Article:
mod <- LDA(
   control=list(alpha=1, seed=10005)

The LDA model return two matrices. The “beta” matrix is the document-term matrix, which describes the words that characterize a topic. Each word is given a value (phi). For each topic, find the words in the document-term matrix where the phi is in the 99.9% quantile, to get a grasp of what each topic is about.

#grab the topic-term matrix
beta <- tidy(mod, matrix="beta")
#add a column with the upper 99.9% quantile of beta for each topic
q <- beta %>%
   select("topic", "beta") %>%
   group_by(topic) %>%
   summarize(quants = quantile(beta, probs = c(0.999))) %>%
   mutate(quants = quants[[1]])
#list the terms with beta in the upper 99.9% quantile for each topic
topics <- beta %>%
   select(c("topic", "term", "beta")) %>%
   group_by(topic) %>%
   arrange(topic, desc(beta)) %>%
   filter(beta > q[topic,]$quants)

I can now print the most characteristic words for each of the 12 topics:

topic.terms = c()
for (t in 1:num.topics) {
   word_frequencies <- tidy(mod, matrix="beta") %>%
      mutate(n = trunc(beta * 10000)) %>%
      filter(topic == t)
topic.string <- paste(topics %>%
   filter(topic == t) %>% 
   arrange(term) %>% 
   pull(term), collapse=", ") 
   print(paste("Topic", t, ":", topic.string)) 
   topic.terms[t] <- topic.string

This gives the following topic characterizations:

Topic 1 : animals, distinct, forms, life, nature, species, varieties
Topic 2 : flower, natural, pollen, selection
Topic 3 : breed, breeds, domestic, pigeon, pigeons, selection, wild
Topic 4 : bees, cells, instinct, instincts, nest, wax
Topic 5 : crossed, crosses, fertile, fertility, hybrids, pollen, species, sterility, varieties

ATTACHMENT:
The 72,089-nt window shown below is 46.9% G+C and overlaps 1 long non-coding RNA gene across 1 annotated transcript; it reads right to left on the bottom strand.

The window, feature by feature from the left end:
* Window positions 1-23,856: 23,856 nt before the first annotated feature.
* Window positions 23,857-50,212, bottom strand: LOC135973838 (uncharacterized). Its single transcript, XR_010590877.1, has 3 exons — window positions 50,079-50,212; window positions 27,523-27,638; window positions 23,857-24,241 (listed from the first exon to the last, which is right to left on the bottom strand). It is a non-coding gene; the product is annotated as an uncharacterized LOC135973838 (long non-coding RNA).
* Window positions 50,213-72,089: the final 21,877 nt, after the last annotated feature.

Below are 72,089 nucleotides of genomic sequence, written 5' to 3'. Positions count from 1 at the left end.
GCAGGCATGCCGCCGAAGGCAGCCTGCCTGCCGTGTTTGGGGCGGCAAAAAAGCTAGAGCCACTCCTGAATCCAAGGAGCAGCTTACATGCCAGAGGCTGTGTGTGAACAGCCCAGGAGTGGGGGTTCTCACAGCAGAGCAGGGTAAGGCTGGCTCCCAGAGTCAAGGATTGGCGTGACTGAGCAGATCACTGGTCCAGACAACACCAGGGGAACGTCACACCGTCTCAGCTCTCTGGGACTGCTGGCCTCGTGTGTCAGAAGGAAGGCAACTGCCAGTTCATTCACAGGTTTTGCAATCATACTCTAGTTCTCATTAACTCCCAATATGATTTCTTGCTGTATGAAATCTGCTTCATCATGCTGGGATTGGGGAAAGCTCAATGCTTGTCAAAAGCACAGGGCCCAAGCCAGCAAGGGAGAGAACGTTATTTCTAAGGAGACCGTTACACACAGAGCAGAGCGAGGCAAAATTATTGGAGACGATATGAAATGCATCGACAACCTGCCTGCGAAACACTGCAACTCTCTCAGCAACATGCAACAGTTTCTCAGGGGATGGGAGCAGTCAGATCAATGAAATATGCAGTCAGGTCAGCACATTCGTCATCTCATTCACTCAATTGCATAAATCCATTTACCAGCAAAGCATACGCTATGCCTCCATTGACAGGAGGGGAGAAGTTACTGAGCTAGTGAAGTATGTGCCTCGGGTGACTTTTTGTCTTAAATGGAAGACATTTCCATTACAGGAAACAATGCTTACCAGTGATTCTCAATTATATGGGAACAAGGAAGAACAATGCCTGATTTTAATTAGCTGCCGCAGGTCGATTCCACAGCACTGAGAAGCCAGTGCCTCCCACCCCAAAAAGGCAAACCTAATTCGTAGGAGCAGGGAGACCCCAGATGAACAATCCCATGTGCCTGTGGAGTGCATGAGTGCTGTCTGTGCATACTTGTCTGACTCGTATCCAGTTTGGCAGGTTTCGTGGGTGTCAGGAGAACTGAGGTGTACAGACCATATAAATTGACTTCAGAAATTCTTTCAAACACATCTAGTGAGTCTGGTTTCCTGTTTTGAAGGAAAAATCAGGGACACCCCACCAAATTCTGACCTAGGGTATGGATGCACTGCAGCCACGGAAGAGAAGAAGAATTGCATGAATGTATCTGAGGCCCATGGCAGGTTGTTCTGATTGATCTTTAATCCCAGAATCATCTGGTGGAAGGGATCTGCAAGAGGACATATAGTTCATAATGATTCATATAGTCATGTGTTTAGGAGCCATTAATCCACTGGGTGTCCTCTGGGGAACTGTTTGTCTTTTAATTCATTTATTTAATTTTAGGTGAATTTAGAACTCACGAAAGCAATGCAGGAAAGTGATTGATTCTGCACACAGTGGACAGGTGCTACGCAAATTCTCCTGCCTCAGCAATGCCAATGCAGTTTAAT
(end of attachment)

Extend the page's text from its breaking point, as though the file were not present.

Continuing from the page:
Topic 6 : habits, natural, organ, organs, selection, structure
Topic 7 : islands, plants
Topic 8 : increase, plants, struggle
Topic 9 : characters, selection, variable
Topic 10 : characters, classification, descent, organs, rudimentary
Topic 11 : doubtful, genera, larger, naturalists, ranked, species, varieties
Topic 12 : formation, formations, forms, geological, intermediate, species, time”

Now for each chapter, plotting the document-topic probabilities gives the diagram at the top of this post. To do this, I have to use the other matrix returned by the LDA model: the document-topic matrix “gamma”, and plot the chapters on the horizontal axis, the probability that a topic describes a chapter (which is also called “gamma” as is the matrix) is plotted as a color.

# set the size of the diagram
options(repr.plot.width=15, repr.plot.height=8)
# make a palette for the number of topics
mycolors <- colorRampPalette(brewer.pal(8, "Dark2"))(num.topics)
#grab the document-topic matrix
gamma <- tidy(mod, matrix="gamma")
      # has to be numeric to sort the chapters in the right order
      # has to be factor to use a discrete color scale
   ) + 
   geom_col() +
   scale_fill_manual(values = mycolors, labels = topic.terms) +
   scale_color_manual(values = mycolors) +
   theme_classic() +
   labs(x="Chapter", y="Document-topic probability", fill="Topic")